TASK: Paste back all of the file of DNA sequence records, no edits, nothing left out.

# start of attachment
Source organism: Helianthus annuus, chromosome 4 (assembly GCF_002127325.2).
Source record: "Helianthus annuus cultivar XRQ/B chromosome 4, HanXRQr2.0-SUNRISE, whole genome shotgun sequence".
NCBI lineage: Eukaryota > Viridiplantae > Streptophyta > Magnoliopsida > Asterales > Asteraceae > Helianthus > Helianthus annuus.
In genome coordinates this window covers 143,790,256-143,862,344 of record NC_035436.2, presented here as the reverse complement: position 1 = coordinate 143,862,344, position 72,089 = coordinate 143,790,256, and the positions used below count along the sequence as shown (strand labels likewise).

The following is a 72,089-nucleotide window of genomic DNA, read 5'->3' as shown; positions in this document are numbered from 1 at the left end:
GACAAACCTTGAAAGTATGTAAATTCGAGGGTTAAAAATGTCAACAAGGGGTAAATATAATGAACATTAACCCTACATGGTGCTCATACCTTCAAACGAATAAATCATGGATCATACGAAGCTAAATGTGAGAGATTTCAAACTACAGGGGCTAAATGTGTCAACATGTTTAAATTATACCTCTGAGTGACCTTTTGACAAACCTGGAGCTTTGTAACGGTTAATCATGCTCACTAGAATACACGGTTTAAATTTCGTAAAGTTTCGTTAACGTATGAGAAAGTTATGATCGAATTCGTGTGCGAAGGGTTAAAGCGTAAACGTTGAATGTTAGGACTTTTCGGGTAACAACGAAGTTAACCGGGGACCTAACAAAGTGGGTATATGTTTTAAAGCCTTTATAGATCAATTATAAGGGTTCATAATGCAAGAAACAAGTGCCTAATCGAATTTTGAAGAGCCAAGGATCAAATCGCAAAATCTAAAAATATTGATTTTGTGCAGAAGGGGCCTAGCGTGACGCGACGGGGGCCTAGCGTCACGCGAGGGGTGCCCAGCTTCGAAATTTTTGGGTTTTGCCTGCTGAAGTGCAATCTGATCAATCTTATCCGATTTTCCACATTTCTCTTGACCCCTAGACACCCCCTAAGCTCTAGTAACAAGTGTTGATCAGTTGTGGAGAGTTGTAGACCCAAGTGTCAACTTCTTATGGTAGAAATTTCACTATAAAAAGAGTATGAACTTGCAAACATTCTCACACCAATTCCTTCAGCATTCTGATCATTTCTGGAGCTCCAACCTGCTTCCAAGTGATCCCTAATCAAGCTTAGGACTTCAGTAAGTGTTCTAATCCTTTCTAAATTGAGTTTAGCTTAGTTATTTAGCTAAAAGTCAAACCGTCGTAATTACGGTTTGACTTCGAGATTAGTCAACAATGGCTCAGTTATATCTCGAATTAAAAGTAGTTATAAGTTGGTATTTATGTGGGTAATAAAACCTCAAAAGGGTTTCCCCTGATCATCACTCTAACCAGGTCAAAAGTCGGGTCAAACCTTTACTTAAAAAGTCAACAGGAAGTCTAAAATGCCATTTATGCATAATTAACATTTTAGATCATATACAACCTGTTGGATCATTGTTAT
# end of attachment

Source organism: Helianthus annuus, chromosome 4 (assembly GCF_002127325.2).
Source record: "Helianthus annuus cultivar XRQ/B chromosome 4, HanXRQr2.0-SUNRISE, whole genome shotgun sequence".
NCBI lineage: Eukaryota > Viridiplantae > Streptophyta > Magnoliopsida > Asterales > Asteraceae > Helianthus > Helianthus annuus.
In genome coordinates this window covers 143,790,256-143,862,344 of record NC_035436.2, presented here as the reverse complement: position 1 = coordinate 143,862,344, position 72,089 = coordinate 143,790,256, and the positions used below count along the sequence as shown (strand labels likewise).

The following is a 72,089-nucleotide window of genomic DNA, read 5'->3' as shown; positions in this document are numbered from 1 at the left end:
GACAAACCTTGAAAGTATGTAAATTCGAGGGTTAAAAATGTCAACAAGGGGTAAATATAATGAACATTAACCCTACATGGTGCTCATACCTTCAAACGAATAAATCATGGATCATACGAAGCTAAATGTGAGAGATTTCAAACTACAGGGGCTAAATGTGTCAACATGTTTAAATTATACCTCTGAGTGACCTTTTGACAAACCTGGAGCTTTGTAACGGTTAATCATGCTCACTAGAATACACGGTTTAAATTTCGTAAAGTTTCGTTAACGTATGAGAAAGTTATGATCGAATTCGTGTGCGAAGGGTTAAAGCGTAAACGTTGAATGTTAGGACTTTTCGGGTAACAACGAAGTTAACCGGGGACCTAACAAAGTGGGTATATGTTTTAAAGCCTTTATAGATCAATTATAAGGGTTCATAATGCAAGAAACAAGTGCCTAATCGAATTTTGAAGAGCCAAGGATCAAATCGCAAAATCTAAAAATATTGATTTTGTGCAGAAGGGGCCTAGCGTGACGCGACGGGGGCCTAGCGTCACGCGAGGGGTGCCCAGCTTCGAAATTTTTGGGTTTTGCCTGCTGAAGTGCAATCTGATCAATCTTATCCGATTTTCCACATTTCTCTTGACCCCTAGACACCCCCTAAGCTCTAGTAACAAGTGTTGATCAGTTGTGGAGAGTTGTAGACCCAAGTGTCAACTTCTTATGGTAGAAATTTCACTATAAAAAGAGTATGAACTTGCAAACATTCTCACACCAATTCCTTCAGCATTCTGATCATTTCTGGAGCTCCAACCTGCTTCCAAGTGATCCCTAATCAAGCTTAGGACTTCAGTAAGTGTTCTAATCCTTTCTAAATTGAGTTTAGCTTAGTTATTTAGCTAAAAGTCAAACCGTCGTAATTACGGTTTGACTTCGAGATTAGTCAACAATGGCTCAGTTATATCTCGAATTAAAAGTAGTTATAAGTTGGTATTTATGTGGGTAATAAAACCTCAAAAGGGTTTCCCCTGATCATCACTCTAACCAGGTCAAAAGTCGGGTCAAACCTTTACTTAAAAAGTCAACAGGAAGTCTAAAATGCCATTTATGCATAATTAACATTTTAGATCATATACAACCTGTTGGATCATTGTTAT